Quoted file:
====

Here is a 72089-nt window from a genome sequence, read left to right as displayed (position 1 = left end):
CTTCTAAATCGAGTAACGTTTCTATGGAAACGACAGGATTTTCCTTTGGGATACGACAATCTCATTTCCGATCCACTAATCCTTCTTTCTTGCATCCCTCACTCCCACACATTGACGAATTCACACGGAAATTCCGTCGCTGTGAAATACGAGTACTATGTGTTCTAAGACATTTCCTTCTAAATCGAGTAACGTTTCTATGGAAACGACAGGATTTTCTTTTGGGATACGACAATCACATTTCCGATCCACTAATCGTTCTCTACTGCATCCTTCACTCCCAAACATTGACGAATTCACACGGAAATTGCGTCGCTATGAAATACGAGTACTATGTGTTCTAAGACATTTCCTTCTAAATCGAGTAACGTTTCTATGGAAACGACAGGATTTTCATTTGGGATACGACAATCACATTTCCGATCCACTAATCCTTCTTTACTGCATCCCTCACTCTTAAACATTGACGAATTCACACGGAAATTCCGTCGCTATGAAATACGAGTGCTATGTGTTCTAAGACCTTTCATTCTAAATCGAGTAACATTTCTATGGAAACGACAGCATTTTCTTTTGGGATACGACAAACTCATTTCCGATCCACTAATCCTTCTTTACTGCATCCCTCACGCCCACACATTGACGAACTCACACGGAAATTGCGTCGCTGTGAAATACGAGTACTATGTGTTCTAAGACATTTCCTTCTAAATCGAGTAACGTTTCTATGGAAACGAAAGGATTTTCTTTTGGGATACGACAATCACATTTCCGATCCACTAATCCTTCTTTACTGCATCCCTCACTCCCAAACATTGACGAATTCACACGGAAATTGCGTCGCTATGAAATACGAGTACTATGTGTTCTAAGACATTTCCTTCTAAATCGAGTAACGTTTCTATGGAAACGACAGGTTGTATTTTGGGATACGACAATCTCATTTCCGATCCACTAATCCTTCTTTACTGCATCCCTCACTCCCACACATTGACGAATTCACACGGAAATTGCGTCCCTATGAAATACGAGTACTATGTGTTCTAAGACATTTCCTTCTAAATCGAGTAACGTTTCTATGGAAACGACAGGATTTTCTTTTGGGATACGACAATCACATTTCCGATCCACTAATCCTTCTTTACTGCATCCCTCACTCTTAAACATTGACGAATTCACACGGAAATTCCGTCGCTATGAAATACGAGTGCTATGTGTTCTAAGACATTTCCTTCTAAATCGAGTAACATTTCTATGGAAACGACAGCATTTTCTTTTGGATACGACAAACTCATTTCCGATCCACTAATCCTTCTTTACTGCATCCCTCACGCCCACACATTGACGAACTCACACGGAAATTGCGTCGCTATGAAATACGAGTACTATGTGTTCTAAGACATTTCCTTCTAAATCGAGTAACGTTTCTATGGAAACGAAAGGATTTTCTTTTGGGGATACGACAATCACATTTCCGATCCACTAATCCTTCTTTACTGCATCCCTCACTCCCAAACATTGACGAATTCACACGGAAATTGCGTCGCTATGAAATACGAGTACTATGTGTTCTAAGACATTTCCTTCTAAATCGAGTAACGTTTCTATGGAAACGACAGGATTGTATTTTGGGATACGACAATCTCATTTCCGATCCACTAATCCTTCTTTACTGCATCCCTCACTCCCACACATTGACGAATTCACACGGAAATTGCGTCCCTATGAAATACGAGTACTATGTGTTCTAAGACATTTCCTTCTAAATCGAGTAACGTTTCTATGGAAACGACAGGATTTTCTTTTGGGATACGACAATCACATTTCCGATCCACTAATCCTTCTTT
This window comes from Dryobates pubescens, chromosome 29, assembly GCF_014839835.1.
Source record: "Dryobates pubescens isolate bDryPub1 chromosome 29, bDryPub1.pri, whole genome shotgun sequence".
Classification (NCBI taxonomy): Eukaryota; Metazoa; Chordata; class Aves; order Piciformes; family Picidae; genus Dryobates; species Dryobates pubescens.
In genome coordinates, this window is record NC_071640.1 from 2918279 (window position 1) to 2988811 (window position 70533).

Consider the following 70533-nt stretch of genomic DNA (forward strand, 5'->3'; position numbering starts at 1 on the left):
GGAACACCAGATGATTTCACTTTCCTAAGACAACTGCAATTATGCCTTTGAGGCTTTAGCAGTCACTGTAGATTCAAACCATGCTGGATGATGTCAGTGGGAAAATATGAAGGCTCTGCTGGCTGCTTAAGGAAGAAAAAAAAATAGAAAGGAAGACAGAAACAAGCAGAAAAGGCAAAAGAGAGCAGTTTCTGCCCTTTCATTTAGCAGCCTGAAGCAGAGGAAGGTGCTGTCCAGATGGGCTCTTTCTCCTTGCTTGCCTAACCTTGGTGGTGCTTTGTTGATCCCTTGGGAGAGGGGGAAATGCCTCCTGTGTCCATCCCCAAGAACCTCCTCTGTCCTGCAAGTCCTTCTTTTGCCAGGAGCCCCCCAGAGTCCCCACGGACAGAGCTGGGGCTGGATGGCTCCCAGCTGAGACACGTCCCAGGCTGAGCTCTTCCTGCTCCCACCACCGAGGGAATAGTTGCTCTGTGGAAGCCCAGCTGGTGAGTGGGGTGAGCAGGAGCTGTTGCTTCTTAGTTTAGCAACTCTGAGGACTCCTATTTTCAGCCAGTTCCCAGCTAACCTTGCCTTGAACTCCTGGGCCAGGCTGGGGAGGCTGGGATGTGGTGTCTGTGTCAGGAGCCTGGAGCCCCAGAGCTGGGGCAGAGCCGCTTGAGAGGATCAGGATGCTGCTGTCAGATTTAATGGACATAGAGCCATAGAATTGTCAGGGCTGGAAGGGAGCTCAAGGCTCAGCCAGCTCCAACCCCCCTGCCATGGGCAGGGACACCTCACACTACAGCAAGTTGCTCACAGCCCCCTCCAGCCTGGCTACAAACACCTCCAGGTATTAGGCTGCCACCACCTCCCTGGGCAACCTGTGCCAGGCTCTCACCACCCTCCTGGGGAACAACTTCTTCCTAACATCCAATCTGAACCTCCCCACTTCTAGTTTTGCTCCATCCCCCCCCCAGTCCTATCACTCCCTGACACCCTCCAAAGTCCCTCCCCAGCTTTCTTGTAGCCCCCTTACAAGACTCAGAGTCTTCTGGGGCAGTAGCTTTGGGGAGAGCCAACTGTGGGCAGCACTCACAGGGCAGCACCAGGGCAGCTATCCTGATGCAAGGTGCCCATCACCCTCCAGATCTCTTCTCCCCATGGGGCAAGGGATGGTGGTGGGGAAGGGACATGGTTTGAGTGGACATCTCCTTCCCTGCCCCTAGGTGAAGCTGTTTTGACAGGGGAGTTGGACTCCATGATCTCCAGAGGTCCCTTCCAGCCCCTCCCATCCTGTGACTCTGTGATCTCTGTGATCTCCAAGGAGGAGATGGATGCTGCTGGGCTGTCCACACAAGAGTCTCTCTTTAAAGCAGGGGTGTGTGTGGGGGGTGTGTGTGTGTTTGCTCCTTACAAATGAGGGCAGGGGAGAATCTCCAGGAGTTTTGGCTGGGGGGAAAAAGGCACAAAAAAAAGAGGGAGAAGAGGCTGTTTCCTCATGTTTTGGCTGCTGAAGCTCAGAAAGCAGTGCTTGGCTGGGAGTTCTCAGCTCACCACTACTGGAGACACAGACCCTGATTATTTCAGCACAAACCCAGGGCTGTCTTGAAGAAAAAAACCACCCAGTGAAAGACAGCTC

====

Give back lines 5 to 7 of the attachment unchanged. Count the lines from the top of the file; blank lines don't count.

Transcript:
Classification (NCBI taxonomy): Eukaryota; Metazoa; Chordata; class Aves; order Piciformes; family Picidae; genus Dryobates; species Dryobates pubescens.
In genome coordinates, this window is record NC_071640.1 from 2918279 (window position 1) to 2988811 (window position 70533).

Consider the following 70533-nt stretch of genomic DNA (forward strand, 5'->3'; position numbering starts at 1 on the left):